The regulatory focus theory posits that, in general, people tend to be predominantly “promotion focused” or “prevention focused”, and each individual’s values and motivations influence which approach he or she may use when pursuing personal goals. People who are primarily promotion focused mostly see goals as opportunities to gain or advance (that is, play to win); people who are prevention focused mostly see goals as opportunities to stay safe (that is, play not to lose). Understanding the role of regulatory focus in the recovery of patients with orthopaedic conditions could provide novel insight into how surgeons can best communicate with patients to improve how they recover from illness or injury.
Are improvements in pain intensity and disability over 6 months associated with a patient’s levels of promotion focus or prevention focus?
In this longitudinal observational study, we enrolled 144 patients with an upper extremity orthopaedic illness at a tertiary teaching hospital and followed them for 6 months. At baseline, patients completed validated self-reported measures of regulatory focus (Regulatory Focus Questionnaire), pain (Numerical Rating Scale), disability (the QuickDASH), and demographics. Assessments were repeated 6 months later, with 76% (110 of 144) of patients completing follow-up assessments. We examined whether regulatory focus was associated with recovery outcomes (level of pain and disability at 6 months). The patient’s regulatory focus was graded as two numerical scores on separate promotion-focus and prevention-focus continuums. Each individual received a score on promotion focus and one on prevention focus..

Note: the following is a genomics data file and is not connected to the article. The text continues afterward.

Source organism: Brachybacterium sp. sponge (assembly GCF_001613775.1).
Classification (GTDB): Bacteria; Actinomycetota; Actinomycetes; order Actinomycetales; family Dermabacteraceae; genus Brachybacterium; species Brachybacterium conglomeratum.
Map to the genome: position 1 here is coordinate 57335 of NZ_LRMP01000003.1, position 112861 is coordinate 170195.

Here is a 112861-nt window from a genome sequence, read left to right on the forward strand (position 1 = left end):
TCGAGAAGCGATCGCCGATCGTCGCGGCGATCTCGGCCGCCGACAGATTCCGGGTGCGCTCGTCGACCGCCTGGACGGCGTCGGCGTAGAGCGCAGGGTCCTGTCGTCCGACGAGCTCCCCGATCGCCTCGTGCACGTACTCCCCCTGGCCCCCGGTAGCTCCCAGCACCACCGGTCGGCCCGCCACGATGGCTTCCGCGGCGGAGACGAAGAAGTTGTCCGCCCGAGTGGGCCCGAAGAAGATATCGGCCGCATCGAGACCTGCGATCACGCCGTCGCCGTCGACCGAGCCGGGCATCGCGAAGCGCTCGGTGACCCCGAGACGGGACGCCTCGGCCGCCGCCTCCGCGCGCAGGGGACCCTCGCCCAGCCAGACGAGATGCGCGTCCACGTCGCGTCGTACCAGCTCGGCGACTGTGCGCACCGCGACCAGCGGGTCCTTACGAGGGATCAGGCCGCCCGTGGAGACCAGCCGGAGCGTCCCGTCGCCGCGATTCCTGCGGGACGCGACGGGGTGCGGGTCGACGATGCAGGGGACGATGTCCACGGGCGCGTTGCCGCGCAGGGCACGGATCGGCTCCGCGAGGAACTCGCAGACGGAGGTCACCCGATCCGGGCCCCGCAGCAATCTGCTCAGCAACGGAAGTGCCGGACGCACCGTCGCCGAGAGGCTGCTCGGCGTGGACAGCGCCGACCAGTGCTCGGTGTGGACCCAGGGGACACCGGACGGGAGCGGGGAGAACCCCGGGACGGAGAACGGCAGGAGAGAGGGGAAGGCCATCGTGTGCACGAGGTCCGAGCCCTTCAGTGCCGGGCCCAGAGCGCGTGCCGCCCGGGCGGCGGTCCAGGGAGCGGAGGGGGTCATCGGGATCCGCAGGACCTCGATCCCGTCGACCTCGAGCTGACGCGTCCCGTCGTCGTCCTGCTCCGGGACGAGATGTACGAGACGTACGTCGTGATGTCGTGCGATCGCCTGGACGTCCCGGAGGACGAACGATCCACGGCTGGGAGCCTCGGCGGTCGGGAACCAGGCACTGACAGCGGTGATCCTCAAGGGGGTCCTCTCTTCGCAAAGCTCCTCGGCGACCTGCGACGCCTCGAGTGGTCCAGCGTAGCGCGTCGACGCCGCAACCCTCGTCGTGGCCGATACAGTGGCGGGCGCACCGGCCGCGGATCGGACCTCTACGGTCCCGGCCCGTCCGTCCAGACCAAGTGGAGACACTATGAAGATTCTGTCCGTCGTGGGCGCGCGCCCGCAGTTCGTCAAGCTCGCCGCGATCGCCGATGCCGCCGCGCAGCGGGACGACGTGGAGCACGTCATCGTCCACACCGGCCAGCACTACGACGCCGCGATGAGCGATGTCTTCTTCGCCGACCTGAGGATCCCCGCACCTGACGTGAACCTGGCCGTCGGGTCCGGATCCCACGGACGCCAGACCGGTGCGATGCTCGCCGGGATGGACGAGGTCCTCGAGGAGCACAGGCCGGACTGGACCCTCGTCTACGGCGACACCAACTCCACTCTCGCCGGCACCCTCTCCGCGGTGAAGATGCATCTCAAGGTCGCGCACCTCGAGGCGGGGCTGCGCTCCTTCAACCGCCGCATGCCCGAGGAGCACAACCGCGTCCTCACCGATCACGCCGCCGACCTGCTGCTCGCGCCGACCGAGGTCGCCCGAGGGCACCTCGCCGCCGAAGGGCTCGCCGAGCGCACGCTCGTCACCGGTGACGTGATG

An individual’s level of promotion (ΔR2 = 0.021; p = 0.03; small effect size), but not his or her level of prevention (ΔR2 = 0.003; p = 0.35; negligible effect size), was associated with improvement in disability over a 6-month period (R2 = 0.61; p < 0.001). Patients with high promotion (n = 20, b = 0.284; p = 0.001) had the greatest improvements in disability after 6 months compared with patients with moderate (n = 73, b = 0.422; p < 0.001) or low (n = 17, b = 0.561; p < 0.001) promotion. The levels of promotion (b = -0.22; p = 0.09) and prevention (b = -0.04; p = 0.65) were not associated with pain over time.
To support improvements in disability for patients with upper extremity orthopaedic conditions, surgeons’ communication strategies, including explanations of diagnoses and recovery trajectories, should focus on increasing patients’ level of promotion (for example, by emphasizing gains and promoting positive thinking), rather than prevention (for example, by providing reassurance and problem-solving what might go wrong).
Level of Evidence
Level II, prognostic study.